publicly announced that the Commission will initially adopt a 'facilitative'
approach to monitoring and enforcing compliance with the FOFA requirements.
Commission explained that this approach is 'fairly common' for major reforms.
It was also clear that ASIC is intending to act proactively to promote compliance
with the legislative reforms:
Kell: It is our
aim to assist them to comply, to get across the line, so that they can get in
shape for the new laws, rather than taking a very strict and inflexible
approach from day one.
policy development...is in addition to quite interactive discussions we are
having with industry, sometimes on a daily basis, about various issues that
they are seeing. The connections between ASIC and industry around how to
implement FOFA are well and truly already made.
thanks ASIC for its continued advice about the implementation of the FOFA
reforms. Noting that AFSLs may choose to adopt the reforms prior to 1 July
2013, it is necessary for guidance material to be issued within the coming months
and with some urgency. The committee will seek ASIC's advice regarding the
extent to which AFSLs have adopted the reforms and any difficulties licence
holders have encountered in implementing the new financial advice requirements.
The committee anticipates that early adoption will provide ASIC the opportunity
to consider whether additional guidance is required, and to ensure that this
guidance is in place prior to 1 July 2013.
previously advised that the continuing growth of the superannuation industry
will strongly influence Australia's financial markets in the coming 12 months,
and, indeed, the coming decade. Accordingly, ASIC has further advised that the
superannuation industry is an area of 'high focus' for the Commission.
to the collapse of Trio Capital, ASIC amended the MoneySmart website to advise
that compensation is not available to self-managed superannuation fund (SMSF)
investors in the event of theft or fraud.
The committee had made this recommendation in its report.
Further to this, the committee was informed that ASIC has now established an
SMSF task force to examine currently available advice and options to more
effectively engage with investors and consumers. It was noted that the task
force was established relatively recently. Therefore, the Commission undertook
to provide the committee updates regarding the work of the task force.
of the SMSF auditor reforms
explored with ASIC activities the Commission is undertaking to establish a
register of SMSF auditors. The government intends that from 1 July 2013
registration will be a mandatory precondition for operating as an SMSF auditor.
ASIC advised that it expects registration to be available from 31 January 2013.
It is anticipated that at minimum 6000 practitioners will register.
agrees with ASIC's assessment that the continued growth of Australia's
superannuation industry will affect the financial services landscape in the
coming years. The collapse of Trio Capital highlights the need for strong
regulation and practitioner standards to protect the superannuation industry
from fraud and mismanagement.
is particularly interested in the work of the SMSF task force. The committee
looks forwards to ASIC's continued advice regarding the task force's work, and
will closely monitor developments in this area. The committee considers that a
task force to guide SMSF regulation is particularly necessary, and should be
comprised of representatives from other regulators concerned with SMSF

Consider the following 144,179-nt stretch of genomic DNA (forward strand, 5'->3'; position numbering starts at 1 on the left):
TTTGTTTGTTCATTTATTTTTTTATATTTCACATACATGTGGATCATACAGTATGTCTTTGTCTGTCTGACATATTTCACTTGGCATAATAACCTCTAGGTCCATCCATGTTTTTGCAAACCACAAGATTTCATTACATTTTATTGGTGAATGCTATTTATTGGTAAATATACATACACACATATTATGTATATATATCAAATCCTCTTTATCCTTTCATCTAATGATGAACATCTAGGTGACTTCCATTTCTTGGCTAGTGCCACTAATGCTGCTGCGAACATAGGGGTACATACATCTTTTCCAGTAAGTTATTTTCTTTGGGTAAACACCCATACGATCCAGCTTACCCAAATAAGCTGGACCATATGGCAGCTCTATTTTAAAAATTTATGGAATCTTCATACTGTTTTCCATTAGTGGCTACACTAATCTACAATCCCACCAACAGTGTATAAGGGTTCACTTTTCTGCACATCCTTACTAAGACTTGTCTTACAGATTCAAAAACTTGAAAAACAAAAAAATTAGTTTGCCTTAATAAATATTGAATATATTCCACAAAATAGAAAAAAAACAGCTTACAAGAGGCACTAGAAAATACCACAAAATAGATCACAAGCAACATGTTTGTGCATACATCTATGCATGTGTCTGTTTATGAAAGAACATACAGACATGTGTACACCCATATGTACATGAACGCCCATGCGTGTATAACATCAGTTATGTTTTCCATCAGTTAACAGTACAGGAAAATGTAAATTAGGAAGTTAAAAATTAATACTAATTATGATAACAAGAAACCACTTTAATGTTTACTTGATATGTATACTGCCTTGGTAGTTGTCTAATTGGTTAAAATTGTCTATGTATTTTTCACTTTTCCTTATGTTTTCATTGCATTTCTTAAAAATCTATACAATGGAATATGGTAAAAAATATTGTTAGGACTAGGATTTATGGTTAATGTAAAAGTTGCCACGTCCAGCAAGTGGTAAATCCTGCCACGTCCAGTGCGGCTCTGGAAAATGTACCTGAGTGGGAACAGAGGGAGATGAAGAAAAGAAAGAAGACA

activity. The committee will seek ASIC's advice regarding the task force's
collaboration with the Australian Taxation Office and the Australian Prudential
draws ASIC's attention to its previous discussions regarding misuse of the ASIC
logo and Australian Financial Services Licences.
The committee is similarly concerned with any confusion regarding the
significance of SMSF auditor registration. It would be inappropriate for SMSF
auditors to claim, on the basis of their registration, that their services, or
their audit findings, were 'ASIC endorsed'. The committee considers that it
would be appropriate for ASIC to proactively attempt to dispel any such
confusion or misuse of the auditor registration system, through providing the
industry and investors guidance on the significance of auditor registration.
Such guidance could usefully be included on the MoneySmart website.
ASIC's supervision of
Australia's domestic licensed markets
transfer of responsibility for the supervision of real-time trading on
Australia's domestic licensed markets to ASIC in August 2010, the committee has
routinely inquired into market integrity matters. Matters under inquiry include
ASIC's response to internalised/non-transparent trading known as 'dark pools'.
On the basis of
information previously provided, the committee understands that dark pools
traditionally operated to reduce the risk that large transactions could cause
price volatility on the lit market. Accordingly, dark pools were originally
intended to promote market stability.
However, the nature and purpose of the dark pools market is shifting.
Technological advances have broadened market access to dark pools and increased
the use of dark pools for smaller amount transactions. As ASIC has previously
advised, these developments suggest that dark pools are no longer primarily a
vehicle to minimise the risk of unintended market volatility.
ASIC confirmed its previous advice that the value of dark pool
trading has grown significantly in recent years, with the market accounting for
five per cent of trading value as of March 2012. This value has increased since
June 2011, in which dark pool transactions accounted for three per cent of
explained that dark pools operate without the safeguards applying to licensed
These venues are not licensed. If they were licensed they
would have obligations to maintain a fair, orderly and transparent market. They